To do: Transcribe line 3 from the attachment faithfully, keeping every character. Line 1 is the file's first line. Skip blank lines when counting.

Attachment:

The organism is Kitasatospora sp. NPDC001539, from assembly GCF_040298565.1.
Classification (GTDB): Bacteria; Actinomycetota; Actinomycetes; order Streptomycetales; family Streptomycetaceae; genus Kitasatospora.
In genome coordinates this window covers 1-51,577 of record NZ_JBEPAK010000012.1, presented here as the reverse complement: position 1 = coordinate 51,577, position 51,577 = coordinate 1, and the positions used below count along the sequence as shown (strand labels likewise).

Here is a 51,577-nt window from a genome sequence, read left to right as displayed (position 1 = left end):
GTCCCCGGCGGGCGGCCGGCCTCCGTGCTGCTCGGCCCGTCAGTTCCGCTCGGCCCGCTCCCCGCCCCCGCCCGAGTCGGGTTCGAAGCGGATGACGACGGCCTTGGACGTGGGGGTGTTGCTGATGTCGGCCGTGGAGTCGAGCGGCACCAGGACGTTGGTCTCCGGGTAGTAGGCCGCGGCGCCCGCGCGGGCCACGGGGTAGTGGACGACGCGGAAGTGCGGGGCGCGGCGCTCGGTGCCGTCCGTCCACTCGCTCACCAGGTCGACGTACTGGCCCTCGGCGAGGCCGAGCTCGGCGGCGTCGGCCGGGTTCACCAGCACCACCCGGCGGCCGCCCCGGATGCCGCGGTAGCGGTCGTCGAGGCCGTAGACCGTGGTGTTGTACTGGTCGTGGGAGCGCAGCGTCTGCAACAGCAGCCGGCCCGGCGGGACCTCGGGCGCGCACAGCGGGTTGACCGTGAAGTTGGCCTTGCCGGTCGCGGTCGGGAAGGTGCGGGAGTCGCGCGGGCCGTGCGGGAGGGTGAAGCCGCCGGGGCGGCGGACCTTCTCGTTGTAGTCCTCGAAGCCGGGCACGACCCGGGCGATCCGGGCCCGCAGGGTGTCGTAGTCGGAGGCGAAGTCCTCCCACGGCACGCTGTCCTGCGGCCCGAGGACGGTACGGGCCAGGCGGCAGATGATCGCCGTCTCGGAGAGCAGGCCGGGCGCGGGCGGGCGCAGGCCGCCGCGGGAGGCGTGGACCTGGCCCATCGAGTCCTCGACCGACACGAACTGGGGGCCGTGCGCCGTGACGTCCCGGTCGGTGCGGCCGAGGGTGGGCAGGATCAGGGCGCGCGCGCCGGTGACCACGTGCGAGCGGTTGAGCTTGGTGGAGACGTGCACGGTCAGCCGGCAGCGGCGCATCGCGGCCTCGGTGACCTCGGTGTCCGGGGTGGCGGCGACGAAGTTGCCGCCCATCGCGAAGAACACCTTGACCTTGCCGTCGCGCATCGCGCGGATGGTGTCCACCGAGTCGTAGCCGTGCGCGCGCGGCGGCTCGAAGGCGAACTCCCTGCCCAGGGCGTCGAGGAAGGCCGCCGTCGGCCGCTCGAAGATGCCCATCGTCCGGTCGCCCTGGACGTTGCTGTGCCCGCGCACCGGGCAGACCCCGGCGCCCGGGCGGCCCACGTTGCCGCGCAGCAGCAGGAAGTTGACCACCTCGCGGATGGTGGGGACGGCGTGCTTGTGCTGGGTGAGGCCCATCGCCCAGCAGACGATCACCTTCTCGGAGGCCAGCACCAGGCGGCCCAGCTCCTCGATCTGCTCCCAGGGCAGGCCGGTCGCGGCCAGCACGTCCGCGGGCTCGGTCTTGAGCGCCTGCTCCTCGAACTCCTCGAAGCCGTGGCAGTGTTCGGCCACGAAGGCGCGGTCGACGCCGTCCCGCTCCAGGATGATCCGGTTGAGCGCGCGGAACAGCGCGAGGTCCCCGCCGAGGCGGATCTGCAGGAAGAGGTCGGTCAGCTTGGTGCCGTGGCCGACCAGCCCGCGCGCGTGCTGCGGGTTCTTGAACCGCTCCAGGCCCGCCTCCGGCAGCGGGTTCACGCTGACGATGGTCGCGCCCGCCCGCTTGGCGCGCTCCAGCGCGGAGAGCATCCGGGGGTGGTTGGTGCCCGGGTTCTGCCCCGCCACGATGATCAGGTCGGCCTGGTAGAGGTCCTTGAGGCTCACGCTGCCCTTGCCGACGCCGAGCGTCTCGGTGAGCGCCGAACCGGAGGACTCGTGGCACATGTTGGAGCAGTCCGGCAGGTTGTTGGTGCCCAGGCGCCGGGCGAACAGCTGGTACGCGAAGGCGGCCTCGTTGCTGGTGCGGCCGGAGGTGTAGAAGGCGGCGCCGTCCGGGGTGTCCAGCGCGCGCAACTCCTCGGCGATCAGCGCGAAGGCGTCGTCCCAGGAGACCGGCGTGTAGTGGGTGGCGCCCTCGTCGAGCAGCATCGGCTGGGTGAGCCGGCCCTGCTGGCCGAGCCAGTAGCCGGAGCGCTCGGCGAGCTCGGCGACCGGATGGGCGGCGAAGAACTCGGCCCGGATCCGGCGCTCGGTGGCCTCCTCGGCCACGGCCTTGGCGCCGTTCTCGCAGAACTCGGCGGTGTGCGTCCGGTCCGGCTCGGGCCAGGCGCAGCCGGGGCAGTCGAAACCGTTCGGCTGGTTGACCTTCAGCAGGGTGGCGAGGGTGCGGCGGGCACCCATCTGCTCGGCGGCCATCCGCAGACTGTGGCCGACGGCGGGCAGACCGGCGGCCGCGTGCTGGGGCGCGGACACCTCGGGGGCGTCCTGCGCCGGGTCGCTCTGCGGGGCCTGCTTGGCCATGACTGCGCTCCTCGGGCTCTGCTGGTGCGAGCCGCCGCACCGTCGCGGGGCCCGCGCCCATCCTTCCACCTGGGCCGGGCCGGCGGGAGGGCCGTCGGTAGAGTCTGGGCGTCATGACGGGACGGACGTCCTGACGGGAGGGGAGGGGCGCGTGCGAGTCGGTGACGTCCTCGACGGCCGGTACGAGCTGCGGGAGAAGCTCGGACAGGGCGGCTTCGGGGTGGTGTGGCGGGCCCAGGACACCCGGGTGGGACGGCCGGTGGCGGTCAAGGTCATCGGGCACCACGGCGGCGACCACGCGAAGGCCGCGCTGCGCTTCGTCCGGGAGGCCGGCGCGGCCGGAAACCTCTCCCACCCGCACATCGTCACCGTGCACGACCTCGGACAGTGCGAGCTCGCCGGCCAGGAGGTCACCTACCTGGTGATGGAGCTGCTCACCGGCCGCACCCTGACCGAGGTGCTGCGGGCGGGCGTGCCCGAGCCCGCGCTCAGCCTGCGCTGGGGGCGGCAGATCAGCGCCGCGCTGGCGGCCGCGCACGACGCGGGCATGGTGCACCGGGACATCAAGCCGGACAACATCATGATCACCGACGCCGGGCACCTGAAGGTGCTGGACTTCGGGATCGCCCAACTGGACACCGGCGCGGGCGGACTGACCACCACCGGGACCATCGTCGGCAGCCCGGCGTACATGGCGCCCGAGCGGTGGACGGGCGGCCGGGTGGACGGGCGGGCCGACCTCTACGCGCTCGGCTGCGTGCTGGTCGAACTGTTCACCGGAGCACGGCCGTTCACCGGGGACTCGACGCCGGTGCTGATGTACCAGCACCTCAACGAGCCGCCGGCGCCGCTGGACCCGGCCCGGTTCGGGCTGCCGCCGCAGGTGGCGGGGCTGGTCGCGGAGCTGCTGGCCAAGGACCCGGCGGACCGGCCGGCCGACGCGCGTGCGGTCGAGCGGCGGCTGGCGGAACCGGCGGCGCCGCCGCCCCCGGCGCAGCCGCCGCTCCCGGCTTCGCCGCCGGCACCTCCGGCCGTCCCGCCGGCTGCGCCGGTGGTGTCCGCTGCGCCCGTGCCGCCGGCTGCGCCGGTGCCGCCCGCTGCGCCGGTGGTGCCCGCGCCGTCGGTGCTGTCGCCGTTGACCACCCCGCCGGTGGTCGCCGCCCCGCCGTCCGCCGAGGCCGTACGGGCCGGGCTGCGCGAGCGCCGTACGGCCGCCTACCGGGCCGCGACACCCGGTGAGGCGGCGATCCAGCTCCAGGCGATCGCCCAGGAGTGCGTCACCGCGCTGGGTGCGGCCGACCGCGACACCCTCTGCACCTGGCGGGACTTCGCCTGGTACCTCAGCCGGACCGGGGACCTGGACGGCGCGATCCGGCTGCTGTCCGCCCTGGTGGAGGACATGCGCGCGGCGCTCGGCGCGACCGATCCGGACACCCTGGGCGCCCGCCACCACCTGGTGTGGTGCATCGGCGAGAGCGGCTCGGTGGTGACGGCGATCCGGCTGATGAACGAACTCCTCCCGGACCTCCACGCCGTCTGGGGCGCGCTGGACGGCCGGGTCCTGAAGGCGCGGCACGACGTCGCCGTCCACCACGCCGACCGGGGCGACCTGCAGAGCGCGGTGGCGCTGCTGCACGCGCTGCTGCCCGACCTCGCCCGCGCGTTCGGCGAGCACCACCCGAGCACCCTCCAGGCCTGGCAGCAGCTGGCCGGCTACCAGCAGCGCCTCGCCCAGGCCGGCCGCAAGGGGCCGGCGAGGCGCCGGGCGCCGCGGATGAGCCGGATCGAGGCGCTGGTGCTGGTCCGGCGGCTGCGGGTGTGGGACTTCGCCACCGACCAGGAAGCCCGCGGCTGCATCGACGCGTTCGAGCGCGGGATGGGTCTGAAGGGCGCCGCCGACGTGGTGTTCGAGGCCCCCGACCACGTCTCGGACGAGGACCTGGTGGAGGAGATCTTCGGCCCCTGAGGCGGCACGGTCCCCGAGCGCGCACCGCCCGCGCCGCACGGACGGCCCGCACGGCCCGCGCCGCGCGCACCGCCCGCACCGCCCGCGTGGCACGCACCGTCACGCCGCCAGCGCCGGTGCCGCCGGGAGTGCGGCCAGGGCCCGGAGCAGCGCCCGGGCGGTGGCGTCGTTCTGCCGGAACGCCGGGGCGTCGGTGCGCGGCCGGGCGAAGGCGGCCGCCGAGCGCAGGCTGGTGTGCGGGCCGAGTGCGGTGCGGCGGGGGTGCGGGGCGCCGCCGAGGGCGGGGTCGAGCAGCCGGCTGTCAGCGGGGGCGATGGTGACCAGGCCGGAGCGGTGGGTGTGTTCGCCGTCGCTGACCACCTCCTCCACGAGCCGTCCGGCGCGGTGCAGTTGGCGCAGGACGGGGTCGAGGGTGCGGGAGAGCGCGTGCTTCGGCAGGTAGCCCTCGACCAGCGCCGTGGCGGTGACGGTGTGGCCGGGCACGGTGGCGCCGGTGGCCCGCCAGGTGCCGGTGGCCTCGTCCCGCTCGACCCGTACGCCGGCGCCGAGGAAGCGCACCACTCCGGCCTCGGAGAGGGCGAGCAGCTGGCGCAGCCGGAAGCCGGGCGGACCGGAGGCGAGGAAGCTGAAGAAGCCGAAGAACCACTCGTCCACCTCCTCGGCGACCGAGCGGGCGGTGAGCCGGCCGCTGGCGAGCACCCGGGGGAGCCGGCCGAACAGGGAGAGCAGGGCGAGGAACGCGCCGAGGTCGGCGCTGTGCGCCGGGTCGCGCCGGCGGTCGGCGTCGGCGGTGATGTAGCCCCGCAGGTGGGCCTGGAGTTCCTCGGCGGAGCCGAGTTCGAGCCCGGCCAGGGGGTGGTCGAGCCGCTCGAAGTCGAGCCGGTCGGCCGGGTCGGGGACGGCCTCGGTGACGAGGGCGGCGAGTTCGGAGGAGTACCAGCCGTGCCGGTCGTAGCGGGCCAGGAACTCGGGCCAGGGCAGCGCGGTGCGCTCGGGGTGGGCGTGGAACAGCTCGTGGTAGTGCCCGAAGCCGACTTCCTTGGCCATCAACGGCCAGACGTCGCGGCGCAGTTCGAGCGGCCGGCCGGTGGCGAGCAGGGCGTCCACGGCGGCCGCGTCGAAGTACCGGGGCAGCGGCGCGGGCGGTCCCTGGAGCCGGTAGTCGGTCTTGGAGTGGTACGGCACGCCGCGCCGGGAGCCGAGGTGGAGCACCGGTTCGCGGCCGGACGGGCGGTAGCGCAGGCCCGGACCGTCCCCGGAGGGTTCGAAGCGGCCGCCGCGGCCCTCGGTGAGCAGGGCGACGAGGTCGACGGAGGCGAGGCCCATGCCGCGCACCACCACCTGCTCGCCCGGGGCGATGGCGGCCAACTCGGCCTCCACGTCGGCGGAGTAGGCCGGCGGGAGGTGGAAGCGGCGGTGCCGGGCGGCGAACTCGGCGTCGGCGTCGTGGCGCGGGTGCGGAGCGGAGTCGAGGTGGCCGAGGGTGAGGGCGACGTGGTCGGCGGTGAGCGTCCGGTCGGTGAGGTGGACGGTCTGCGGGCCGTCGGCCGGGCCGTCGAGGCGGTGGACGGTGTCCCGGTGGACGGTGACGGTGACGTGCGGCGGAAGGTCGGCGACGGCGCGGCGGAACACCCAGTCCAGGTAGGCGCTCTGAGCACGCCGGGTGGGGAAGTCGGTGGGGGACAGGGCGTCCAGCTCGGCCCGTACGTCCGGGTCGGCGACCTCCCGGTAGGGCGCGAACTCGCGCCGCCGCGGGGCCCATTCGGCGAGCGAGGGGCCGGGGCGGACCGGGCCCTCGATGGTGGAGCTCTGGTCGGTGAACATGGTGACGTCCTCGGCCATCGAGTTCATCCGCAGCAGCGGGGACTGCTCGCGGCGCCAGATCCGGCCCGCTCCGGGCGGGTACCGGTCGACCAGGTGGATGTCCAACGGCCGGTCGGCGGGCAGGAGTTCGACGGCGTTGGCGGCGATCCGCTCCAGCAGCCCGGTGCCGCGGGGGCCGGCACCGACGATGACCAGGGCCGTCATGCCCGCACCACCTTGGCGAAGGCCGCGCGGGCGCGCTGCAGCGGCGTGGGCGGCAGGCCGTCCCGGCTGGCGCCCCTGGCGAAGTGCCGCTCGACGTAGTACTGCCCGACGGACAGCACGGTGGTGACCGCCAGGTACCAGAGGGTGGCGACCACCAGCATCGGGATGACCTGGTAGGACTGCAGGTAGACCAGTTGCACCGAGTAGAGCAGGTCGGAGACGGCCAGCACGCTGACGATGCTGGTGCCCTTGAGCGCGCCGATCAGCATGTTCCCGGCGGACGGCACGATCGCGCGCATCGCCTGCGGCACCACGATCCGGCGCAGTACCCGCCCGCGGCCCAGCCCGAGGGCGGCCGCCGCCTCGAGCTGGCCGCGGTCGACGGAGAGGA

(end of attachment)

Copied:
In genome coordinates this window covers 1-51,577 of record NZ_JBEPAK010000012.1, presented here as the reverse complement: position 1 = coordinate 51,577, position 51,577 = coordinate 1, and the positions used below count along the sequence as shown (strand labels likewise).